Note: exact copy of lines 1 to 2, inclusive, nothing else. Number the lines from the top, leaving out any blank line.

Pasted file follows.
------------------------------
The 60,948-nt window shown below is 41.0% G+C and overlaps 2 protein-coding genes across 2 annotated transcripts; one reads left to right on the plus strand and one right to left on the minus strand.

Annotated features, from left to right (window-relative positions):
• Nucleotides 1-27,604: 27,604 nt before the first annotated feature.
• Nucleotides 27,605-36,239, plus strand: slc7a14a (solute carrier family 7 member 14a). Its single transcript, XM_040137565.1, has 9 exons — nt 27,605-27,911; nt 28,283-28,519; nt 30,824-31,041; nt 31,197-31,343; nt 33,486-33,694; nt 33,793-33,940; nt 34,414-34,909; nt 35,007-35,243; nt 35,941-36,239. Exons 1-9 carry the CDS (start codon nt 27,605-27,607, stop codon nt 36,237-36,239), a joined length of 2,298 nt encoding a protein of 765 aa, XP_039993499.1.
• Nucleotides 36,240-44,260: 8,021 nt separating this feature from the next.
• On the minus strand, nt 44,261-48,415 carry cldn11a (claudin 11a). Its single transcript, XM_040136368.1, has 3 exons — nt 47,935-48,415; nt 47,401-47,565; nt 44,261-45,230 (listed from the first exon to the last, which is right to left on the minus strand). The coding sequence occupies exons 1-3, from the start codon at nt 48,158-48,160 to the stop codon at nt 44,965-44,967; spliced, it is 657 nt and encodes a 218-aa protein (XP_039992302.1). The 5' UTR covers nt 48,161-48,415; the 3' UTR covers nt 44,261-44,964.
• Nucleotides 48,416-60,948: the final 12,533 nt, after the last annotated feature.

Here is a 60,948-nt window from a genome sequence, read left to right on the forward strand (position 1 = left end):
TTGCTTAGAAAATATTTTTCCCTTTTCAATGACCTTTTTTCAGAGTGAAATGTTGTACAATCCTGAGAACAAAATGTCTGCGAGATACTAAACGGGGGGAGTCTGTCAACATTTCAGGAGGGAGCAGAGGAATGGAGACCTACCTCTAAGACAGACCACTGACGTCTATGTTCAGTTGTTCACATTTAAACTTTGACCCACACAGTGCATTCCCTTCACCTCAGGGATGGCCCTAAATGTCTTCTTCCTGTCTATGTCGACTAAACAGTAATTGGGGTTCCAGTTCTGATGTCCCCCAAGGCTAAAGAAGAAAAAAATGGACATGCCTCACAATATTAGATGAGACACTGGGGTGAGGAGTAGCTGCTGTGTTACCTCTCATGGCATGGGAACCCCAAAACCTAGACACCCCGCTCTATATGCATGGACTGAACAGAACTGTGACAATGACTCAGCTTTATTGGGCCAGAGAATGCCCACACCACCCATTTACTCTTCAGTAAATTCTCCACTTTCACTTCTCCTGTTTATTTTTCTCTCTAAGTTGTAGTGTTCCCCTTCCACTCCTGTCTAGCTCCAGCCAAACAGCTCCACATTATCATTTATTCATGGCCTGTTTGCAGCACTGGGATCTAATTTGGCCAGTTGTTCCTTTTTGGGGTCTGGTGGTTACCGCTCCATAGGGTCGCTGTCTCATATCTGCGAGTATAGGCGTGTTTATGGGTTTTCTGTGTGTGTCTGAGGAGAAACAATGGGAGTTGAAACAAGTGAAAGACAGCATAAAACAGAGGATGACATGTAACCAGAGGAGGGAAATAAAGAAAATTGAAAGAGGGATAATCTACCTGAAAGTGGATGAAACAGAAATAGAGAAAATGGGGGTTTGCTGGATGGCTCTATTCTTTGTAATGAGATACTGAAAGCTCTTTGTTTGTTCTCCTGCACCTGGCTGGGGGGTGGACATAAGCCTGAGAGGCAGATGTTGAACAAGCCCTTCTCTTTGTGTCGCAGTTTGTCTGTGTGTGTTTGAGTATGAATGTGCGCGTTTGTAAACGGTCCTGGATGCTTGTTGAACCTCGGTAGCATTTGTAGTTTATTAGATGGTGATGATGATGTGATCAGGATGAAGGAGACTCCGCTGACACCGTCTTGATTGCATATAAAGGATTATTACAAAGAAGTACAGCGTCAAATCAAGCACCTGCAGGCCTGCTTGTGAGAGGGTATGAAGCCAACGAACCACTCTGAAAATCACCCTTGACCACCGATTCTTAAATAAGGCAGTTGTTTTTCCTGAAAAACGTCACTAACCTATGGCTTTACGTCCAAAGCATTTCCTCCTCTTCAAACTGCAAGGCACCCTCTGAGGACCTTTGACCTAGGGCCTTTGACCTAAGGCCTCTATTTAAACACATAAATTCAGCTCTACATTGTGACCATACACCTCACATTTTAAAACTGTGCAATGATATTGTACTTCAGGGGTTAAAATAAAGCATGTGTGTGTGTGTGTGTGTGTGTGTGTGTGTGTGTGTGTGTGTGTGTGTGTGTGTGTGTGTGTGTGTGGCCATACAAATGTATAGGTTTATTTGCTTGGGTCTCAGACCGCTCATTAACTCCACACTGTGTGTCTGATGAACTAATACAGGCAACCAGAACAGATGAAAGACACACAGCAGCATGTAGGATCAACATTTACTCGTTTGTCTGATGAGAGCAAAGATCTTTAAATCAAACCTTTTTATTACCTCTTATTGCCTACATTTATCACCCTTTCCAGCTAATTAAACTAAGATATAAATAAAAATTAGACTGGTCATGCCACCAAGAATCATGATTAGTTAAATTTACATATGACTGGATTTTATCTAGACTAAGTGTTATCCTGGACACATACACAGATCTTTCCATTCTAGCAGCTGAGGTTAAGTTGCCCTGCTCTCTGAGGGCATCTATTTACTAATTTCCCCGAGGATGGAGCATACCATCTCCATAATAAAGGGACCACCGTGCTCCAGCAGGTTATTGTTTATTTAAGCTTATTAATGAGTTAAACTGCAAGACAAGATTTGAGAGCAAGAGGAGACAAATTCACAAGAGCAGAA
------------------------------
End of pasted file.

The 60,948-nt window shown below is 41.0% G+C and overlaps 2 protein-coding genes across 2 annotated transcripts; one reads left to right on the plus strand and one right to left on the minus strand.

Annotated features, from left to right (window-relative positions):